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Title can be England’s 2005 Ashes moment

By AAP Newswire

England's World Cup final against New Zealand can be the one-day team's 2005 Ashes moment, according to captain Eoin Morgan.

Sunday's decider at Lord's will be broadcast on free-to-air TV in England due to popular demand, making it the first widely accessible international in the country in 14 years.

That Test series - where England ended Australia's 16-year reign - is still regarded as one of the finest cricket hours in the country.

Lines swelled outside of grounds each day, each player was made an MBE and even this week a new documentary on the series aired in England.

But the game has since then been played behind a pay wall, before the interest in Morgan's men created a change for Sunday.

"It's very cool," Morgan said.

"Particularly given the 2005 Ashes for me was sort of the day cricket became cool.

"Throughout the whole summer, the game was on the front and back page of every newspaper going around, everyone was talking about it.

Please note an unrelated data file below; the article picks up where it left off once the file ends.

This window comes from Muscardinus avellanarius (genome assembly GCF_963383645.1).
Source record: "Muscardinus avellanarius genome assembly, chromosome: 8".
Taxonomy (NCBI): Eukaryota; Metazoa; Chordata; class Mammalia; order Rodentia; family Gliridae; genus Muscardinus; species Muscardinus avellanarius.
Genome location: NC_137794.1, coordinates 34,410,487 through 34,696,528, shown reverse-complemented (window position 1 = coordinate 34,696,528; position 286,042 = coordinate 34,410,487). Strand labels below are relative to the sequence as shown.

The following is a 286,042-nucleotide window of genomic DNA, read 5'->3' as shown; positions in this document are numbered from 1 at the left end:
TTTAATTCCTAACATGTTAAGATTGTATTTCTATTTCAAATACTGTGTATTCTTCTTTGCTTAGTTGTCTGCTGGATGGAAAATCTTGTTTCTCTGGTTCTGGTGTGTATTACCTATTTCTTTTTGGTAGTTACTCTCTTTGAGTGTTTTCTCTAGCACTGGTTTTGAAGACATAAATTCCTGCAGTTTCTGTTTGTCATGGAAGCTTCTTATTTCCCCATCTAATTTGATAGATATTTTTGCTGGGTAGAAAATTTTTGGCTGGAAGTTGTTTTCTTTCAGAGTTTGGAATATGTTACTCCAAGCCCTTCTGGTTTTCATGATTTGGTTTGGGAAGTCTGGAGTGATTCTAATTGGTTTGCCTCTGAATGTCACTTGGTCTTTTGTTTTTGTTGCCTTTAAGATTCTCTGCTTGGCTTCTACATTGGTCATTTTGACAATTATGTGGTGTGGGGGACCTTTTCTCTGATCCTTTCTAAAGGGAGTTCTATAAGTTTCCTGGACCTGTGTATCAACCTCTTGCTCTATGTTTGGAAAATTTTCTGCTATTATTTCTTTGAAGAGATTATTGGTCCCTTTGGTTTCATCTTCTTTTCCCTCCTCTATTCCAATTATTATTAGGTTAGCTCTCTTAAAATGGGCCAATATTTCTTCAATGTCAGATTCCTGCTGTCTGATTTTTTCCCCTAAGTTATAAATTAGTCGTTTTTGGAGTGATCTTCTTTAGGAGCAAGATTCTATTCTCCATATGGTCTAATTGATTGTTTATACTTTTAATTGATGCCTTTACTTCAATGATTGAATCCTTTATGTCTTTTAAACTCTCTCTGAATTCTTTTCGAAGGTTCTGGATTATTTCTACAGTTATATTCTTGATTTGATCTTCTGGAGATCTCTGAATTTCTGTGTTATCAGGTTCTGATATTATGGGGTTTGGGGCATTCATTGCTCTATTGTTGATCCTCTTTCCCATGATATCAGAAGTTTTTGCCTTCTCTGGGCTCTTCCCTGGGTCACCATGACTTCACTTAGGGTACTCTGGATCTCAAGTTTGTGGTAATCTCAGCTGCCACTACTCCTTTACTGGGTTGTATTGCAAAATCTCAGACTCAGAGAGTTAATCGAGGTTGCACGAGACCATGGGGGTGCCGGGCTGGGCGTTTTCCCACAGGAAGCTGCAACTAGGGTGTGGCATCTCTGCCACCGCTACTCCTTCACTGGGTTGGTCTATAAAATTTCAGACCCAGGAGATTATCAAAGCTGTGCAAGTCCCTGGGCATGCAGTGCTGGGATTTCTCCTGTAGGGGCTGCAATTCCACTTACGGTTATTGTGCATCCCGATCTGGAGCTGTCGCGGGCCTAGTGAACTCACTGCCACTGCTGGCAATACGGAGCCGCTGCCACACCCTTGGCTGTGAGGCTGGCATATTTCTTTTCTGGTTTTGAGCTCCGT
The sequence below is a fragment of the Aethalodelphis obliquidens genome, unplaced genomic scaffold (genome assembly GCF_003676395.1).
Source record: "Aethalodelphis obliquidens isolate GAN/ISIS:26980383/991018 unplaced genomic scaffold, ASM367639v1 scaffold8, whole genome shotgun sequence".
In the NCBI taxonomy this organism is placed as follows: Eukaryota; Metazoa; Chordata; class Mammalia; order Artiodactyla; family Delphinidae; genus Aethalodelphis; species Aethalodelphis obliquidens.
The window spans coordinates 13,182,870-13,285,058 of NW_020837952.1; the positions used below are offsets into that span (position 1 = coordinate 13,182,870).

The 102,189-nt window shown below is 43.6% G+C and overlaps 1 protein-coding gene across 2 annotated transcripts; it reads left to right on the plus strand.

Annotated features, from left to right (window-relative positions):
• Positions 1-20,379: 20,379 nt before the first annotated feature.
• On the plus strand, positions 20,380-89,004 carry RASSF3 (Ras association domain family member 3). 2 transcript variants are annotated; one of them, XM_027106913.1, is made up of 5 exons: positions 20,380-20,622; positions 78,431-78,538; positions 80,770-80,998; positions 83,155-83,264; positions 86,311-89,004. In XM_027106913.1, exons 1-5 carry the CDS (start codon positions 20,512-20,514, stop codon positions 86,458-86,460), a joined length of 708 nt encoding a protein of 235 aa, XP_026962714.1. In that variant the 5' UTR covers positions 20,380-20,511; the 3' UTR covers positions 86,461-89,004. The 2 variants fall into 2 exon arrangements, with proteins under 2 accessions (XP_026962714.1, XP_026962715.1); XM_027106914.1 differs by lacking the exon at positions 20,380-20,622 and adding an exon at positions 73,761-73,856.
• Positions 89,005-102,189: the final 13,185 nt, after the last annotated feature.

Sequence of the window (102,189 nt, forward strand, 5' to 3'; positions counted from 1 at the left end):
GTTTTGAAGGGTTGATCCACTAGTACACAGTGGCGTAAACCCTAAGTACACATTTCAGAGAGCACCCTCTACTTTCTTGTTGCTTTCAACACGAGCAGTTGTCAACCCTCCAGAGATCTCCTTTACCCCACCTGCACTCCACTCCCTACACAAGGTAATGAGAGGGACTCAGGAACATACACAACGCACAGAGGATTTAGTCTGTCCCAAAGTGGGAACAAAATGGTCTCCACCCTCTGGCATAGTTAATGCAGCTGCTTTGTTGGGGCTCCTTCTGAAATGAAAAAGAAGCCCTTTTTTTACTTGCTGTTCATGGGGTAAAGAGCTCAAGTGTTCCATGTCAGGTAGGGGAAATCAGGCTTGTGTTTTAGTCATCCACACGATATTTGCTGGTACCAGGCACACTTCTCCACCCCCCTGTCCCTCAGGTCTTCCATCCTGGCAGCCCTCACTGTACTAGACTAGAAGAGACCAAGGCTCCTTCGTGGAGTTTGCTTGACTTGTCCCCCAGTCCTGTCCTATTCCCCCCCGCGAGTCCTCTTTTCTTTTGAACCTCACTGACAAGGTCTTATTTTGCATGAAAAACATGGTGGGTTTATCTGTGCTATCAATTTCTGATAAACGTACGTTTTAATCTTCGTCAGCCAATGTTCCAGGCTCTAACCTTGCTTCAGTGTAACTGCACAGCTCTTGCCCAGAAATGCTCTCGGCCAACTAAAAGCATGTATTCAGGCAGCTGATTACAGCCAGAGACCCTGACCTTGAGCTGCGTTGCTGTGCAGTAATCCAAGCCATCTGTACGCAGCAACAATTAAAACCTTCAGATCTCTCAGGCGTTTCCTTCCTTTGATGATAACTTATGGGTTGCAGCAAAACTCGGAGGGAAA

"It is really good for the game and it's the game I love so it's great news that it's on free-to-air."

Sunday's final between the two teams means the tournament will also have a maiden winner for the first time since Sri Lanka in 1996.

But England will still have more history to overcome for them to break their duck.

The interest and external pressure around the team is not just due to their history, but the plight of other major national teams over the past half-century.

England's football team have not won a World Cup since 1966, while the rugby team claimed their first title and only title in 2003.

So while chants of "it's coming home" broke out at Edgbaston in Thursday's win over Australia, Morgan urged calm ahead of the final.

"I wouldn't get too carried away yet," he said.

"It is obviously a very exciting time for everybody and ourselves included.

"Giving ourselves the opportunity for Sunday's final is brilliant. We'll be giving it everything we can in order to try and win that game."